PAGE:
Ancestor work is one of those things that’s been in the back of my mind for awhile now and by awhile I mean about seven months. I’m at that point where I know working with my ancestors is something I need to start doing and I know I will eventually bite the bullet and get to it. But I fell like voicing my frustrations and hesitations is ultimately an important step in understanding my relationship to my ancestors.
I am by no means uncomfortable around dead people. I started working as a psychopomp around four years ago. Any discomfort I had faded pretty quickly and unless the dead are being super rude, I actually like hanging out with them. It isn’t like I never talked to my family members that have crossed either. If we visited their grave or they were hanging around I would chat with them. It was, and in many ways still is, a bittersweet thing, but still something I enjoyed doing.
Despite occasionally working with and chatting with the dead, the idea of actually setting up a space for my ancestors never really crossed my mind until this past Fall. My University’s Pagan Student Association was just getting on its feat and we decided to do a Dumb Supper ritual in October. It went really well, but I was only expecting to chat up my grandparents that I was already used to chatting with. I wasn’t expecting, near the end of the meal, to get a very clear, collective voice telling me “one of your grandfathers will be joining us soon.” It was at this point focused ancestor work was really put on my radar. I was still very much confined to dorm life but I definitely took more notice of ancestors when they came up in blog posts or books.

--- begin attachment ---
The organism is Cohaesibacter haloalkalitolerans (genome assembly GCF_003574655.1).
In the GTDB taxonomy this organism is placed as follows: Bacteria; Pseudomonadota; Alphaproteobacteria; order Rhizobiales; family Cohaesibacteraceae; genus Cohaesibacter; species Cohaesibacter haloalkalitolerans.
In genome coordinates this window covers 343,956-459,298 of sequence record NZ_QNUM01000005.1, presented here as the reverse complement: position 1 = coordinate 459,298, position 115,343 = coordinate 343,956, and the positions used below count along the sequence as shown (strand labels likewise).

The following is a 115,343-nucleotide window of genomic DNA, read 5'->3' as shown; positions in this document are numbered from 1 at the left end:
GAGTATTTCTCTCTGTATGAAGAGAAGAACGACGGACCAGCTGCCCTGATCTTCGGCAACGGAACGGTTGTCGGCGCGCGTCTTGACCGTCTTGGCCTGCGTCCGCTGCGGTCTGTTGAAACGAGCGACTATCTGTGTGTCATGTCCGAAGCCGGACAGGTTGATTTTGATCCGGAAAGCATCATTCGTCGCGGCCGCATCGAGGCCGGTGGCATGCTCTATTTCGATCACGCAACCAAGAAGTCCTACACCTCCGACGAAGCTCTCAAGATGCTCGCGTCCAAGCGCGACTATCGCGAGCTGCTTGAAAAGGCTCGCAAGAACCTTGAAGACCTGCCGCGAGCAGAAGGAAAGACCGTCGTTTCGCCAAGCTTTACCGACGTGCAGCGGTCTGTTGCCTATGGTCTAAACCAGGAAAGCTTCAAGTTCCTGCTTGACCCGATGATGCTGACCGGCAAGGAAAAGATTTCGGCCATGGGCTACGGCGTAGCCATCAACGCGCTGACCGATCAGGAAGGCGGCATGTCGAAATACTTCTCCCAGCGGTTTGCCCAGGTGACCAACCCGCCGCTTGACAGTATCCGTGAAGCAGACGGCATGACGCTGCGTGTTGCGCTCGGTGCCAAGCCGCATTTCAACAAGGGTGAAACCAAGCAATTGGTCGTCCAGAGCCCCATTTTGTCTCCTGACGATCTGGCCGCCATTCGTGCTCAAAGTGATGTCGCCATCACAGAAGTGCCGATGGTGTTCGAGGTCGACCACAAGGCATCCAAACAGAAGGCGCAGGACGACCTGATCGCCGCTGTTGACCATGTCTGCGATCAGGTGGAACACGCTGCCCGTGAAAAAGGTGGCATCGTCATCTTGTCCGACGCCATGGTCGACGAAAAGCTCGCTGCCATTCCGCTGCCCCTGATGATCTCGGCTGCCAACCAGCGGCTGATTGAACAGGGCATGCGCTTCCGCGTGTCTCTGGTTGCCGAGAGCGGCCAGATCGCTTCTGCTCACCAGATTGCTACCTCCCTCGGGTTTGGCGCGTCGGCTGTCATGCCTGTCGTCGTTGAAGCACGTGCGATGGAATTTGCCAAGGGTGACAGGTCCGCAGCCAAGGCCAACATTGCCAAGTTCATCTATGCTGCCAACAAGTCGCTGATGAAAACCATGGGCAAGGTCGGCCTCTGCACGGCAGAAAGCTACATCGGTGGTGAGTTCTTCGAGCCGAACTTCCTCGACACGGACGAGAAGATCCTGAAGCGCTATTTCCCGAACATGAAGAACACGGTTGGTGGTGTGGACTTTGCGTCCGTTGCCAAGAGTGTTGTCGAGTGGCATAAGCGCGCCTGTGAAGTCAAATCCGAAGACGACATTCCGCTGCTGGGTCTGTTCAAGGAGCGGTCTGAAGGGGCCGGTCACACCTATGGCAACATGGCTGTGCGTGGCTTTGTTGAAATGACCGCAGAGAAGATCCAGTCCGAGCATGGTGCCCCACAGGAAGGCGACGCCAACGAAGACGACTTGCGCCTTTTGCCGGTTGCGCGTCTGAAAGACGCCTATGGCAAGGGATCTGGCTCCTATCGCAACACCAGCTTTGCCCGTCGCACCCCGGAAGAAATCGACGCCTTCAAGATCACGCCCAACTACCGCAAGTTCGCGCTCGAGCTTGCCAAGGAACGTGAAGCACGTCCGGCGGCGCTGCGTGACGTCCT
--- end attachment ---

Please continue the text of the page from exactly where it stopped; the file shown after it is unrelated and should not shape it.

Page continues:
True to their word though, my grandfather’s cancer came back a few months after that ritual. I was at school the majority of time he was getting worse. However, several times I found myself being pulled out of my body before going to bed to visit him. One of my greatest fears with all of this was that I would be the one who would cross him over. But as the weeks went on, I was more sure that was what was going to happen. He ended up passing while I was at home over Spring break. I did end up helping him cross. It hurt. Still does. My mom was the one giving him hospice care so we were able to bond and talk about what we both experienced.
With my grandfather’s passing came one of my biggest hesitations with fully committing to ancestor work, namely the Christian God. He and I have never really gotten along. I had a begrudging understanding with him and the archangels when I was working more actively as a psychopomp. I spent a little time having a bit of a mentor relationship with the archangel Uriel as well that Loki, who I am oathbound to, was always wary of but never interfered. But around the time of my grandfather’s passing, that already shaky relationship pretty much dissolved. I’m not upset about that relationship being over. The Christian God and the archangels were basically my bad ex that I kept going back to. However, it does make it a bit awkward now when I want to work with my ancestors who were devote Christians. In the back of my mind, I’m worried that those spirits will interfere or something like that.
One of my other main concerns is just who out of my ancestors is going to show up. There are some really disgusting people in my family’s history and I really don’t know what I would do if they showed up or if I would be willing to deal with the emotional burden of helping them change. I know that it is a common concern with ancestor work and my other ancestors would more than likely prevent those particular individuals from just popping in.
Regardless, ancestor work is going to be a learning process for me. I’m working to learn more about Norse ways of working with the ancestors as well as a more generic practice for my Christian ancestors. The gods are also pushing me to look more into seidr. For now there is a tiny altar set up in mine and mom’s shared meditation room. Currently it is focused on my grandfather, whom we both desperately need right now. I also know that regardless of tensions with certain spirits, that psychopomping is still going to be a part of my life.
No new practice is going to be painless. But I’ve got to start somewhere.